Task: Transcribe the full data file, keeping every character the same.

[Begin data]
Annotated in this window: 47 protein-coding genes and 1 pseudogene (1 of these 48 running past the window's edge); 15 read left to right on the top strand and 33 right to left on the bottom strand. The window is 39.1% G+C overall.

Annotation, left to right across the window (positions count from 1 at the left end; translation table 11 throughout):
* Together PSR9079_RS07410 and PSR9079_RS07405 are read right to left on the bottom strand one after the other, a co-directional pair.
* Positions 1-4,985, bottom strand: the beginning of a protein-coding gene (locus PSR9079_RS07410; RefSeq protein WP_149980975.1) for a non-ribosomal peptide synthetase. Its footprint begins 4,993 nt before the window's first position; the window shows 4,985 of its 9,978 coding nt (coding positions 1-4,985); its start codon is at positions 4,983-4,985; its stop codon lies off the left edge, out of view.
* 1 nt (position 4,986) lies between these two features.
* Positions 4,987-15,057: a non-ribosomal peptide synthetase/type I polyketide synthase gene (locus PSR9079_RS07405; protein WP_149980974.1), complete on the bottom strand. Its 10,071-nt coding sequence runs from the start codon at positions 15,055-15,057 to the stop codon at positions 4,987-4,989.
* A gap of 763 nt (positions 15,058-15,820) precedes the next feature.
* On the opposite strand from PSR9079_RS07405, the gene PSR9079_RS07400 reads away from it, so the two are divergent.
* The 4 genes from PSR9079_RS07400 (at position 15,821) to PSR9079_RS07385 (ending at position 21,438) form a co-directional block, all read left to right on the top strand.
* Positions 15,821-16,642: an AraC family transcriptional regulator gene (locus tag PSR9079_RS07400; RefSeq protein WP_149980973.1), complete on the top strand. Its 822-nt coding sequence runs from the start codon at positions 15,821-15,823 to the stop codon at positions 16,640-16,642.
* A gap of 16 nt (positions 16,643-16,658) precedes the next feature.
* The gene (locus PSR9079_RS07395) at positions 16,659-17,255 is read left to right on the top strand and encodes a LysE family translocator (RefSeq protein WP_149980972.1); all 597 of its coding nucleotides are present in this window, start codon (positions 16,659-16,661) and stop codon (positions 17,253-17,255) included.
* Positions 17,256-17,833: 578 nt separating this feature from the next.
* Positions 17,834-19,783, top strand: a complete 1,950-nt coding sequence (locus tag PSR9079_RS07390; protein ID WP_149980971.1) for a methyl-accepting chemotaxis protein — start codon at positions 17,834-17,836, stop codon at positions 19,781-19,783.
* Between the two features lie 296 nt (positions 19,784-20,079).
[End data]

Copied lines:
Annotated in this window: 47 protein-coding genes and 1 pseudogene (1 of these 48 running past the window's edge); 15 read left to right on the top strand and 33 right to left on the bottom strand. The window is 39.1% G+C overall.

Annotation, left to right across the window (positions count from 1 at the left end; translation table 11 throughout):
* Together PSR9079_RS07410 and PSR9079_RS07405 are read right to left on the bottom strand one after the other, a co-directional pair.
* Positions 1-4,985, bottom strand: the beginning of a protein-coding gene (locus PSR9079_RS07410; RefSeq protein WP_149980975.1) for a non-ribosomal peptide synthetase. Its footprint begins 4,993 nt before the window's first position; the window shows 4,985 of its 9,978 coding nt (coding positions 1-4,985); its start codon is at positions 4,983-4,985; its stop codon lies off the left edge, out of view.
* 1 nt (position 4,986) lies between these two features.
* Positions 4,987-15,057: a non-ribosomal peptide synthetase/type I polyketide synthase gene (locus PSR9079_RS07405; protein WP_149980974.1), complete on the bottom strand. Its 10,071-nt coding sequence runs from the start codon at positions 15,055-15,057 to the stop codon at positions 4,987-4,989.
* A gap of 763 nt (positions 15,058-15,820) precedes the next feature.
* On the opposite strand from PSR9079_RS07405, the gene PSR9079_RS07400 reads away from it, so the two are divergent.
* The 4 genes from PSR9079_RS07400 (at position 15,821) to PSR9079_RS07385 (ending at position 21,438) form a co-directional block, all read left to right on the top strand.
* Positions 15,821-16,642: an AraC family transcriptional regulator gene (locus tag PSR9079_RS07400; RefSeq protein WP_149980973.1), complete on the top strand. Its 822-nt coding sequence runs from the start codon at positions 15,821-15,823 to the stop codon at positions 16,640-16,642.
* A gap of 16 nt (positions 16,643-16,658) precedes the next feature.
* The gene (locus PSR9079_RS07395) at positions 16,659-17,255 is read left to right on the top strand and encodes a LysE family translocator (RefSeq protein WP_149980972.1); all 597 of its coding nucleotides are present in this window, start codon (positions 16,659-16,661) and stop codon (positions 17,253-17,255) included.
* Positions 17,256-17,833: 578 nt separating this feature from the next.
* Positions 17,834-19,783, top strand: a complete 1,950-nt coding sequence (locus tag PSR9079_RS07390; protein ID WP_149980971.1) for a methyl-accepting chemotaxis protein — start codon at positions 17,834-17,836, stop codon at positions 19,781-19,783.
* Between the two features lie 296 nt (positions 19,784-20,079).